Cloning is the artificial propagation (in vitro, i.e. in a test tube or laboratory) of a cell or a gene. It involves transferring the genetic information (DNA) of an individual into a cell and promoting its multiplication by placing it in cultivation. This genetic manipulation provides a series of cells identical in every way to the orignal: clones. The first cloning performed on a mammal was done in 1996 in Scotland. In this case, the cloned sheep, Dolly, was the perfect replica of another sheep. As for human cloning, it involves transplanting the nucleus of a cell, called a receptor, to a cell devoid of its original core. In this process, the cells generated are not strictly identical to the original cell because genetic code of the recipient cell is promoted. The cloned cells will still be relatively close to the base cell. This technique raises many ethical problems, because it is impossible to predict in advance the ultimate results, precisely because the recipient cell may partially modify the genetic code of the new core that has been injected.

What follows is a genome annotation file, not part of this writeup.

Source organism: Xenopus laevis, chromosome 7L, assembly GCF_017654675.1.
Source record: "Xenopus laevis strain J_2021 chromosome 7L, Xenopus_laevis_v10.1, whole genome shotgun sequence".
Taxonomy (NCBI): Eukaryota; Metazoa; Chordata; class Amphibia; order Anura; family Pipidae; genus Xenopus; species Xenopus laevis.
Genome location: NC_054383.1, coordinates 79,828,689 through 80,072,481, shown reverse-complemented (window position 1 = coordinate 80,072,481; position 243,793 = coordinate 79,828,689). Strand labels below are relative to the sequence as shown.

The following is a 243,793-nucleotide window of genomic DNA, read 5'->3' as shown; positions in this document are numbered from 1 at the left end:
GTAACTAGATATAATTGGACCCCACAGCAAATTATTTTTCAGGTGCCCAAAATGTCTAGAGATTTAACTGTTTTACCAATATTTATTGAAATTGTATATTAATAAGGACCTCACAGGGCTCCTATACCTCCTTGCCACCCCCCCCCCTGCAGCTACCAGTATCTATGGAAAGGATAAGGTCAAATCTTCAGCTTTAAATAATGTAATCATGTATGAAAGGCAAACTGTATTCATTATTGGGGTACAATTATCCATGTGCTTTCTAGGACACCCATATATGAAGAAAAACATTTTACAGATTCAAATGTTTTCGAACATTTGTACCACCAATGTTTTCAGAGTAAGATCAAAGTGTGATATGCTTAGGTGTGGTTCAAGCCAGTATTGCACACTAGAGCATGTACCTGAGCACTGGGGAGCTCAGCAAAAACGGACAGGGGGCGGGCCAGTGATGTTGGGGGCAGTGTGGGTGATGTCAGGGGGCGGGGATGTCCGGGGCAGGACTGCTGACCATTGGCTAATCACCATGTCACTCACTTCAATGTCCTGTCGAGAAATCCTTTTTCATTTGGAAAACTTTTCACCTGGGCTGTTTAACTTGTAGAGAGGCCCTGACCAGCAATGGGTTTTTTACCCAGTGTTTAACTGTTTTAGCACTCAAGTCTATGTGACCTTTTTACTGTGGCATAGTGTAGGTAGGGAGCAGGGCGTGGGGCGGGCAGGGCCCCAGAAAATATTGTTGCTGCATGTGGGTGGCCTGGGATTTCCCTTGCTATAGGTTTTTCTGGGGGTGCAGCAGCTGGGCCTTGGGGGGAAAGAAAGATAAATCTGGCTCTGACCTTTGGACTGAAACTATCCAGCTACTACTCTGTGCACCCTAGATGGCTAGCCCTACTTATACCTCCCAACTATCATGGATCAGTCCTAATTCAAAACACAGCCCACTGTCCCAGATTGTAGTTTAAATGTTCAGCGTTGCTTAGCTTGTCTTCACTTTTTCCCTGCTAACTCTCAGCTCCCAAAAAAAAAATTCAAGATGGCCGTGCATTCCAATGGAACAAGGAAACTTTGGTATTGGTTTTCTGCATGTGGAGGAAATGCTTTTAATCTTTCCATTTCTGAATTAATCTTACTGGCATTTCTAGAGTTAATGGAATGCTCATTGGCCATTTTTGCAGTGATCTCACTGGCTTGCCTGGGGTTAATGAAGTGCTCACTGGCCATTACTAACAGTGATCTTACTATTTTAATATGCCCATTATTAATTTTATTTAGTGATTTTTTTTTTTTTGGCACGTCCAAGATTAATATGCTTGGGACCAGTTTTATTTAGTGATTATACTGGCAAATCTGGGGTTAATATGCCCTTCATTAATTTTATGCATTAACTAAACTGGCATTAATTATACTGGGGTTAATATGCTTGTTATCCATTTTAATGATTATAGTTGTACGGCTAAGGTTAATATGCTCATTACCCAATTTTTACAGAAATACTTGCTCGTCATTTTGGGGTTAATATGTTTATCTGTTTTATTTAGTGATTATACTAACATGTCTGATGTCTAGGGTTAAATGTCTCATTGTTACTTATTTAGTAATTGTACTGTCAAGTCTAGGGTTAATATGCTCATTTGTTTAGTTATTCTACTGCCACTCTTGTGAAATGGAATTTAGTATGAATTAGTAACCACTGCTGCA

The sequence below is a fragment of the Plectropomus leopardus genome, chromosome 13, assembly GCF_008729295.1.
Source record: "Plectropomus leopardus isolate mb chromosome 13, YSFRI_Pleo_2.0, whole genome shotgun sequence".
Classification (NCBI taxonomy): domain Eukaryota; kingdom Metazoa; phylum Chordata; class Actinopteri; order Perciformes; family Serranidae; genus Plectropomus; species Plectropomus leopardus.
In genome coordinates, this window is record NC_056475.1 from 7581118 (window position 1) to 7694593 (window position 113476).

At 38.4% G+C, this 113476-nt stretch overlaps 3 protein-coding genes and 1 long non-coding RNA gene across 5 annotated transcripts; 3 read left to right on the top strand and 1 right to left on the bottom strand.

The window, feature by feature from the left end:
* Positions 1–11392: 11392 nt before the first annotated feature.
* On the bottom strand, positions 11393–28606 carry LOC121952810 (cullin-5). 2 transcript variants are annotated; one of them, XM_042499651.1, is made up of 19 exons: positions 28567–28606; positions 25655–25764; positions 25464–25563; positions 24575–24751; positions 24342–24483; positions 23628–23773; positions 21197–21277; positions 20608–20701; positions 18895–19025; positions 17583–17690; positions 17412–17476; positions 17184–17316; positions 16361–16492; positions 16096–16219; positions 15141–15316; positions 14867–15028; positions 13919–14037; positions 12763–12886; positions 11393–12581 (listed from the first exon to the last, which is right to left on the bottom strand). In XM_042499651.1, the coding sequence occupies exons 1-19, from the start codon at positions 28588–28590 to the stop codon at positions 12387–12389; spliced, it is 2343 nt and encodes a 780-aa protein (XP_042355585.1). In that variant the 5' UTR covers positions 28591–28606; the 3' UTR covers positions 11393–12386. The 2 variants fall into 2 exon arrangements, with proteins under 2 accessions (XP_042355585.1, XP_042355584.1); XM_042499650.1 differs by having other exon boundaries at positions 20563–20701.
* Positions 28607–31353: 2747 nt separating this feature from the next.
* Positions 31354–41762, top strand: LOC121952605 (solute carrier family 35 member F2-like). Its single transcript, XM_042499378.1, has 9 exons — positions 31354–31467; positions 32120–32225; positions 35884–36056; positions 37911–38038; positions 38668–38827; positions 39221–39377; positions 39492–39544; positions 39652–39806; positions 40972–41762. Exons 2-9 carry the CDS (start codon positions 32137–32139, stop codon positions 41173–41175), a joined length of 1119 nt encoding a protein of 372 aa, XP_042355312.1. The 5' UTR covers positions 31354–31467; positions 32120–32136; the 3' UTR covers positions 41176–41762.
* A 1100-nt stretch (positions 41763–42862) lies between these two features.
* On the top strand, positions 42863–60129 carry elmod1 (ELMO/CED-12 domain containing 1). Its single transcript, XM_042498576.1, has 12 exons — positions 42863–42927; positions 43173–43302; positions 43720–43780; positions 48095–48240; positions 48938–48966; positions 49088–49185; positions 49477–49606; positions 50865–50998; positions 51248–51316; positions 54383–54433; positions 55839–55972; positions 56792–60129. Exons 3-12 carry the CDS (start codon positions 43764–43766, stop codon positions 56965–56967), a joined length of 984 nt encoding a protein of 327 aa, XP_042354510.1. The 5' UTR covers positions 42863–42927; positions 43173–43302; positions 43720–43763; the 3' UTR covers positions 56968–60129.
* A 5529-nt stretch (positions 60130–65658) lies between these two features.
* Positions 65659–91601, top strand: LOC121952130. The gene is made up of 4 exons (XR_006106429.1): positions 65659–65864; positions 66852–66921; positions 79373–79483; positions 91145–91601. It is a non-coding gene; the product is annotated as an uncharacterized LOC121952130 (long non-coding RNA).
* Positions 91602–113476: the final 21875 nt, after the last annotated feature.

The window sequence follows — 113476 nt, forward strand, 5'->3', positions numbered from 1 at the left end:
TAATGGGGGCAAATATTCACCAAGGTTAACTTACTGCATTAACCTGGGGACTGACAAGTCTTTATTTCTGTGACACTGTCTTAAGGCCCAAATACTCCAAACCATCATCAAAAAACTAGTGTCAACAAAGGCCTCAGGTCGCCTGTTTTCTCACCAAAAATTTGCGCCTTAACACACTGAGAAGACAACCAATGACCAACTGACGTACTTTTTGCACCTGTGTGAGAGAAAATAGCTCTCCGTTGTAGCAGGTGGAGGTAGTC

With cloning, it is possible to make multiple exact copies of one single cell. This allows us to further study the biology of bacteria for example, by reproducing it in large numbers with exactly the same characteristics. In biology, cloning can help produce vaccines by multiplying antigens that will fight against certain viruses. Cloning could allow us in the future to better carry out in vitro fertilization. It would become possible to transfer a new genetic code into a cell that would then be implanted into the uterus of a surrogate. It is also believed that in the future, cloning will be used in a therapeutic point of view. A person providing his genome could, in case of destruction of certain cells, replace them with new copies of his own cells.
Original article published by
. Translated by Jeff